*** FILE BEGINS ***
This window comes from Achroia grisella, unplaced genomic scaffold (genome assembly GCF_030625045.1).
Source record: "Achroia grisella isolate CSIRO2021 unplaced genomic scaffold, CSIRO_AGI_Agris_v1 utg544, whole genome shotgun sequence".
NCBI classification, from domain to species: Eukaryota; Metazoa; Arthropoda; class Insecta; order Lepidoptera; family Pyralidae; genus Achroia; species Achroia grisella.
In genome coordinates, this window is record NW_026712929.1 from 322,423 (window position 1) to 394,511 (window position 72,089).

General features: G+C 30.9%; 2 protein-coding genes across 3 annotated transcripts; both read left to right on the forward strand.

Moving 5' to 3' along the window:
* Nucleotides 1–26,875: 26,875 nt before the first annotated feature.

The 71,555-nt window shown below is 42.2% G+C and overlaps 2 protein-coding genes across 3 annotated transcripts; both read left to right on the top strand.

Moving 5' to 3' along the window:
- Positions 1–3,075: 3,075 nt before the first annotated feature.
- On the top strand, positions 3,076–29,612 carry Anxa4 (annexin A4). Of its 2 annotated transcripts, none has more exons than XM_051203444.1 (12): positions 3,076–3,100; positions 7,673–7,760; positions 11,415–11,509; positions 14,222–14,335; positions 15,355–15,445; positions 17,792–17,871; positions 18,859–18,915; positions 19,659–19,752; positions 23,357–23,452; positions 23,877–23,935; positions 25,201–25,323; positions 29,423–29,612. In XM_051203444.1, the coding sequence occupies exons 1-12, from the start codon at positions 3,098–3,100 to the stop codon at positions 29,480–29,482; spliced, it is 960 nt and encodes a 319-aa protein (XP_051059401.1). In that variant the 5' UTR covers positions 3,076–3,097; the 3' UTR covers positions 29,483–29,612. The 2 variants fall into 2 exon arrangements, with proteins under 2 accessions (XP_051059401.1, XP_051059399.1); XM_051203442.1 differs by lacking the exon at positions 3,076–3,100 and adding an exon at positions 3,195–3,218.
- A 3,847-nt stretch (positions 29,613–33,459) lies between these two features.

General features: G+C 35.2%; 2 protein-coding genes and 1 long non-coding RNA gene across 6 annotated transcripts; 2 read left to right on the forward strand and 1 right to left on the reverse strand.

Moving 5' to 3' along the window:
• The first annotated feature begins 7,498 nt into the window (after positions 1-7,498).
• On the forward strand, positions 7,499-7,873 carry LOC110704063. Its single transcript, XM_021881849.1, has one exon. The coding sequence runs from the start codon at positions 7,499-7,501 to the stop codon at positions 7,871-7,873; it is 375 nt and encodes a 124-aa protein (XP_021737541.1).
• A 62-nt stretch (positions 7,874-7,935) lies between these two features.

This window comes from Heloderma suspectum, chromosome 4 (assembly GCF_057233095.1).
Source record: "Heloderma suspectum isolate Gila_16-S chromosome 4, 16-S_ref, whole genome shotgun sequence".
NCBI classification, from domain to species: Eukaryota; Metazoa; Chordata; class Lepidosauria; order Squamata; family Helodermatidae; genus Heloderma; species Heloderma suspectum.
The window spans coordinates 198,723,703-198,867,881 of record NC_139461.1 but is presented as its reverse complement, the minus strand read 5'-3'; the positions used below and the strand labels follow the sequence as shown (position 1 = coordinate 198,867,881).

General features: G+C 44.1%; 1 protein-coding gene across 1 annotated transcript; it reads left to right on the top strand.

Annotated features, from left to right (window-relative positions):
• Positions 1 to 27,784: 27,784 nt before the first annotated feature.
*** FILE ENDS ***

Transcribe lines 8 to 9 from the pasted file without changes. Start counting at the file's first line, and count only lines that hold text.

The 71,555-nt window shown below is 42.2% G+C and overlaps 2 protein-coding genes across 3 annotated transcripts; both read left to right on the top strand.

Moving 5' to 3' along the window: